State v. Watson, ID. 1703002846 A & B

CourtSuperior Court of Delaware
Writing for the CourtCalvin L. Scott, Jr. Judge
PartiesSTATE OF DELAWARE, v. KHALIF WATSON, Defendant.
Docket NumberID. 1703002846 A & B
Decision Date26 October 2022

STATE OF DELAWARE,
v.

KHALIF WATSON, Defendant.

ID. No. 1703002846 A & B

Superior Court of Delaware

October 26, 2022


John S. Taylor, Esquire, Deputy Attorney General, Attorney for the State of Delaware.

Khalif Watson, Pro Se.

ORDER

Calvin L. Scott, Jr. Judge

1

This 26th day of October 2022, upon consideration of Defendant's Motion for Correction of an Illegal Sentence pursuant to Superior Court Criminal Rule 35, it appears that:

1. Defendant Khalif Watson ("Watson") has filed a pro se Motion for Correction of an Illegal Sentence ("Motion"), pursuant to Superior Court Criminal Rule 35. Watson raised one ground for relief in the instant Motion: his sentence to Possession of a Firearm by a Person Prohibited was illegally enhanced from 5 years to 10 years Level V due to his 2012 Federal Firearm conviction. For the reasons set forth below, Watson's Motion is DENIED.

2. On August 17, 2018, the Court sentenced Watson. Watson's Motion rests on his sentence for PFBPP. For this charge, the Court sentenced Watson to ten (10) years at Level V. Watson argues the Court improperly enhanced his sentence from five (5) years at Level V to ten (10) years because it improperly categorized his Federal Firearm conviction was a "violent offense" under the PFBPP statute. Watson argues under Federal Law, his Federal Firearm conviction is considered "non-violent," therefore, this Court cannot consider the conviction to enhance his state conviction.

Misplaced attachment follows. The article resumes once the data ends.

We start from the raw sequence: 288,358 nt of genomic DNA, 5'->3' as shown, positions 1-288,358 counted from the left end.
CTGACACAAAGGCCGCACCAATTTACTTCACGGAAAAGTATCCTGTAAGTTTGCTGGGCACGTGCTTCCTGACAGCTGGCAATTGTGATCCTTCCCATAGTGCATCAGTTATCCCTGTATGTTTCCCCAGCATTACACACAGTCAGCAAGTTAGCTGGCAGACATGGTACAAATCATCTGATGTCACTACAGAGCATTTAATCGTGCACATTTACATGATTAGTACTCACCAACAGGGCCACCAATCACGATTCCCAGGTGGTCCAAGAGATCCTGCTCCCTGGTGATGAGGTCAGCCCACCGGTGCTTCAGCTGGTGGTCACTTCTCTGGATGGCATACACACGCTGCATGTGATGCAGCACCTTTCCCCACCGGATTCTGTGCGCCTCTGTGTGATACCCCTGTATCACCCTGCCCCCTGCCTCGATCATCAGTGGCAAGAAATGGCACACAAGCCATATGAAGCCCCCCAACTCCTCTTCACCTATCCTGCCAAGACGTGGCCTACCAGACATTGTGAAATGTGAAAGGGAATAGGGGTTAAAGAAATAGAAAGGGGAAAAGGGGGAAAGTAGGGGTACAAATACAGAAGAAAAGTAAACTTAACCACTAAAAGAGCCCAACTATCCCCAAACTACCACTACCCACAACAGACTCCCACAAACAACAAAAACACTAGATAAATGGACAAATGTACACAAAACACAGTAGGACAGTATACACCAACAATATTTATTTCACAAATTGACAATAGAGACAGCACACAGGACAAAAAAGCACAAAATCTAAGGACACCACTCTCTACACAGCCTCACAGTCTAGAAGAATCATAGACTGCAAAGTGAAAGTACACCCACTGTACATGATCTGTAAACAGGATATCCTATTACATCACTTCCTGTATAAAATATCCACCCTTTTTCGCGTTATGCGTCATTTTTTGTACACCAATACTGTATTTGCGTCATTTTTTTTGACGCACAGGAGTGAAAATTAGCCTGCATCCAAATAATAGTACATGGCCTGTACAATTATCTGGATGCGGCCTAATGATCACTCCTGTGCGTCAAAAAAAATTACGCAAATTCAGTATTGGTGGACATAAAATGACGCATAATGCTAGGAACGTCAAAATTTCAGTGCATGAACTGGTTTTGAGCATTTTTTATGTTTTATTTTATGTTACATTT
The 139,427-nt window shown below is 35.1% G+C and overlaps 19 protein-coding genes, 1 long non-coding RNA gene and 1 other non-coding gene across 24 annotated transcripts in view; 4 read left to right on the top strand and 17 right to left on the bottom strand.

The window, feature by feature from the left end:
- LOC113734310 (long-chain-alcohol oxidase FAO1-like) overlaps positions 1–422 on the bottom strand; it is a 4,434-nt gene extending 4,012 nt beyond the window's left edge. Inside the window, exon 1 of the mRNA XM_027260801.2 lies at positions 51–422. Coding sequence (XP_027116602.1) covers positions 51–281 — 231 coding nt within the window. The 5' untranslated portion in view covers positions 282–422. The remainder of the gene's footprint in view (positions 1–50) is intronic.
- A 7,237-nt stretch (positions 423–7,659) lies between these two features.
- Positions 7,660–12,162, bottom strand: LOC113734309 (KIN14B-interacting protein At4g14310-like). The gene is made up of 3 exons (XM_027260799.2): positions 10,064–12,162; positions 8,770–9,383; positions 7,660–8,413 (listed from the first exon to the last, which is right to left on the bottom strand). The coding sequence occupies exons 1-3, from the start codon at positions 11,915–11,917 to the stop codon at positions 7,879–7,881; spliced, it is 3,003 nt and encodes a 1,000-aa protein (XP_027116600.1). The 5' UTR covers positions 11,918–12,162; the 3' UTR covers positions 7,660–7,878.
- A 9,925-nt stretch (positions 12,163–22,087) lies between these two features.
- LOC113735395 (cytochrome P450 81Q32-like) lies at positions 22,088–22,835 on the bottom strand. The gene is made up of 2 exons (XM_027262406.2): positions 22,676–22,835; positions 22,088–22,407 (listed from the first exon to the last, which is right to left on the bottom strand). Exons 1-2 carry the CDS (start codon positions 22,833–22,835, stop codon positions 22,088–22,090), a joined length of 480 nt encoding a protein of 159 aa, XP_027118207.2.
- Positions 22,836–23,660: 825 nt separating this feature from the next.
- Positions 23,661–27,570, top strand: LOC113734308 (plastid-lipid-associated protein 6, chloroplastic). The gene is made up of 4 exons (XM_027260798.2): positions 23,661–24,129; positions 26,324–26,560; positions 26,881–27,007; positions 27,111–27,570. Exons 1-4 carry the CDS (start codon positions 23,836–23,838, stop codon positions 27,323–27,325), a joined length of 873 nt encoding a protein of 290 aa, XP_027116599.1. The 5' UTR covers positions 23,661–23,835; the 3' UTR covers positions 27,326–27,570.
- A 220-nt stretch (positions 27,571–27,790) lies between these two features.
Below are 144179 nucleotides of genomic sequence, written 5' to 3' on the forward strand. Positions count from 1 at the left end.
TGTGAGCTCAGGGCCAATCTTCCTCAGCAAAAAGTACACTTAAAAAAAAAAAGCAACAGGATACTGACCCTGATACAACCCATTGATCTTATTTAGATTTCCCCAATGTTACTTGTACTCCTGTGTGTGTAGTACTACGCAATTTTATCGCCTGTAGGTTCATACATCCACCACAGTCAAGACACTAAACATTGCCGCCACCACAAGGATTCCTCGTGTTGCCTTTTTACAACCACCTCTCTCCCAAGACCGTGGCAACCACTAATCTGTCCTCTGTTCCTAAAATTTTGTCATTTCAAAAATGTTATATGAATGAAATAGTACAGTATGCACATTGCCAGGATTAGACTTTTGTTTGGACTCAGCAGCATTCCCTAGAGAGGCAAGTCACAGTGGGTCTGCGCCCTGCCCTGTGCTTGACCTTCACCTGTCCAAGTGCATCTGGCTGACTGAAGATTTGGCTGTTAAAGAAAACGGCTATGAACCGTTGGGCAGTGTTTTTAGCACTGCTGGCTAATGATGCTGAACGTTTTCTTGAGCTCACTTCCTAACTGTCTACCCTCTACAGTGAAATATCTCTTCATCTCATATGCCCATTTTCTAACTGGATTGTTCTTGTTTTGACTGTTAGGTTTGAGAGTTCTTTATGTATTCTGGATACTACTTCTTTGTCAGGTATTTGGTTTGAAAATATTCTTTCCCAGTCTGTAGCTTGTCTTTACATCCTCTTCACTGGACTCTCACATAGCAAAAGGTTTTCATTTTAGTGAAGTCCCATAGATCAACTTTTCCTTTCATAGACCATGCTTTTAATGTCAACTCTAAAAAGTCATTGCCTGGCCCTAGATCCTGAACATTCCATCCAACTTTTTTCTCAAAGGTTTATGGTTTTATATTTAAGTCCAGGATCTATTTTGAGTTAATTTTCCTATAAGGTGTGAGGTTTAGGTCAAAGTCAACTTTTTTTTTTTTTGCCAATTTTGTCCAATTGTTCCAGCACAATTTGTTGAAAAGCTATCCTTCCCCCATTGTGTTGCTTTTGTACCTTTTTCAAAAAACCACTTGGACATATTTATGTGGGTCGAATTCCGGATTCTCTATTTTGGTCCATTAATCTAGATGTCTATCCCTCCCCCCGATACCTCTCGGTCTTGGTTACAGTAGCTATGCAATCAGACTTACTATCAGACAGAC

3. We agree 11 Del. C. § 1448(c) explains how this Court should properly determine what is to be considered a "violent felony" under the law of this

2

State. The Court, however, disagrees with Watson in his interpretation of such statute. Section 1448(e)(3) reads "For the purposes of this subsection, "violent felony" means any felony so designated by § 4201(c) of this title, or any offense set forth under the laws of the United States, any other state or any territory of the United States which is the same as or equivalent to any of the offenses designated as a violent felony by § 4201(c) of this title."[1] The conjunction contained in this section indicates an offense under the laws of the United States, such as Watson's Federal Firearm conviction, may be considered a violent felony in this State if that Federal conviction is the same as or equivalent to any offense designated as a violent felony in this State.

4. Here, to determine whether Watson's Federal Firearm Conviction is the same or...

To continue reading

Request your trial

VLEX uses login cookies to provide you with a better browsing experience. If you click on 'Accept' or continue browsing this site we consider that you accept our cookie policy. ACCEPT